“It’s a cost-benefit analysis, they’re thinking, ‘How much should I invest in lobbying Congress or state legislatures to pass these kinds of rules because it would totally eliminate my liability?’”
“ Gun manufacturers can’t be sued over crimes committed with their products. Vaccine makers are also protected from liability over harms from their products. ”
Congress has, in the past, granted liability waivers after pressure from industry, Logue noted. Gun manufacturers can’t be sued over crimes committed with their products. Vaccine makers are also protected from liability over harms from their products, though there is a fund that companies pay into to compensate victims of vaccine injuries, Logue said.
In the case of colleges and universities, there’s an argument to be made that we’re in the midst of a national emergency that requires a new subsidy to help the schools deal with the cost. Still, there are downsides to providing schools this type of protection, he said,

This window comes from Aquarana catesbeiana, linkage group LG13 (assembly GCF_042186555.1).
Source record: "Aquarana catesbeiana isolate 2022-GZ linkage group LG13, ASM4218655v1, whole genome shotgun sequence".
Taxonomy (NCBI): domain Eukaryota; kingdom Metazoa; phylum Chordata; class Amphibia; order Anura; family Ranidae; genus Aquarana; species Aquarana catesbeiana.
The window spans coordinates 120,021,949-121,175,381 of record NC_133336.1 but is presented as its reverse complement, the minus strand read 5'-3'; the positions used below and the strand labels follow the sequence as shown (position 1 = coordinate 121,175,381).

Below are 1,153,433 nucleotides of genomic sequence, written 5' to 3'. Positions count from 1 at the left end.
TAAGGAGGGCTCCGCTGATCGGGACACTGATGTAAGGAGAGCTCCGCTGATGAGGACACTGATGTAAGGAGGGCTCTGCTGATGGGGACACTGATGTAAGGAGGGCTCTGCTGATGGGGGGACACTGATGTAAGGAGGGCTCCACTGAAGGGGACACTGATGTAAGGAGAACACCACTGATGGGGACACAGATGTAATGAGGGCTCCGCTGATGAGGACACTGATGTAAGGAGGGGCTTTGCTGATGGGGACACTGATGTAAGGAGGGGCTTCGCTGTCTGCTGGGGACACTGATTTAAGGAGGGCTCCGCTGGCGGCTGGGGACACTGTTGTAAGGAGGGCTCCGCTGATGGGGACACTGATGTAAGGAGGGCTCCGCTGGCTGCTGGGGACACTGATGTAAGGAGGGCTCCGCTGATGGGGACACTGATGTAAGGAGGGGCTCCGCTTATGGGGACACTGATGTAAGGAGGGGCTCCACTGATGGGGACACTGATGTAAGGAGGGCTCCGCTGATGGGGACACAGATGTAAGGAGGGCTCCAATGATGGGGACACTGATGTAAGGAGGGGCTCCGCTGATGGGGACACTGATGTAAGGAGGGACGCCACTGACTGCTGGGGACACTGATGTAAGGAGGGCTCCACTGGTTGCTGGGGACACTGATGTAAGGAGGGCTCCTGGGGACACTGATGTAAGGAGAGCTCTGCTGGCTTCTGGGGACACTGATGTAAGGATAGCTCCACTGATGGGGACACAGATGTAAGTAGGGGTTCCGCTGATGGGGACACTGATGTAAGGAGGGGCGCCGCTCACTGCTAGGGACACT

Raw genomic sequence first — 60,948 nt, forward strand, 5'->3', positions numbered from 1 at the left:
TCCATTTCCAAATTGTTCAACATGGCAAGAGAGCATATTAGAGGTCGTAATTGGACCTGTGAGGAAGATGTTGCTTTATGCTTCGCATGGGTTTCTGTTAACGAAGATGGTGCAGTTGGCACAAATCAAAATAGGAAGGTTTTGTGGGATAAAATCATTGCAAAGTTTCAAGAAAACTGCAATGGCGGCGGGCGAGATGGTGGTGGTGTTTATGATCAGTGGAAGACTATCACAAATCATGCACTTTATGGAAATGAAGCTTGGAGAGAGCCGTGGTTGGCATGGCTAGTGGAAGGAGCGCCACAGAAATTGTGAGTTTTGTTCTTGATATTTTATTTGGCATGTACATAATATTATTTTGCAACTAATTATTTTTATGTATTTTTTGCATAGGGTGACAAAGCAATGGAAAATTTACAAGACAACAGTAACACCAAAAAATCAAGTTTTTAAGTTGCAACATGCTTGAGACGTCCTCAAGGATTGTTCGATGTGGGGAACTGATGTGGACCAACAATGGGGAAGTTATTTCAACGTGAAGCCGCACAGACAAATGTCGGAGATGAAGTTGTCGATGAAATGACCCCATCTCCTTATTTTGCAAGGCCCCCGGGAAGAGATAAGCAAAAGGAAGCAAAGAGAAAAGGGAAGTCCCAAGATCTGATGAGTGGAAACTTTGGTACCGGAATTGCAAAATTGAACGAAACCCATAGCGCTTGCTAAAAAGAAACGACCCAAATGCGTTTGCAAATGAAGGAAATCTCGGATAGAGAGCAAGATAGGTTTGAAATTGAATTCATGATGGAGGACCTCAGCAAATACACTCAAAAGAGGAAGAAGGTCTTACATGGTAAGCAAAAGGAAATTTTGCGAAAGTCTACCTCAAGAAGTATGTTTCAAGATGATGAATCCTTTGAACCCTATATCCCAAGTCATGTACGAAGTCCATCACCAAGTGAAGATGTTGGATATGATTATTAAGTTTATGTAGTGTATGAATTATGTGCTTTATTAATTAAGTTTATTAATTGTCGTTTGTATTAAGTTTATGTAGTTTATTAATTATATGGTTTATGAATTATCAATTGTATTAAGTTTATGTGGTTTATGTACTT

“The ability to go to court is a fundamental way in which we hold institutions accountable. If you take away the right there’s no incentive to do the right thing,” said Remington Gregg, counsel for Civil and Consumer Rights at Public Citizen, a consumer advocacy organization. “This will do nothing to alleviate any concerns that students or parents would have about whether or not to send their child back.”
Indeed, the People’s Parity Project, an organization of law students and young lawyers focused on worker and consumer rights, wrote to the leaders of the HELP committee expressing their opposition to the liability shield.
“I don’t love Zoom ZM, +0.30% learning,” said Sejal Singh, the National Policy Director of the organization, who just graduated from Harvard Law School. “People are eager to get back to campus. But we don’t want to go back to campuses that are unsafe or where they haven’t taken reasonable measures to protect people, and risk making those campuses local hot spots.”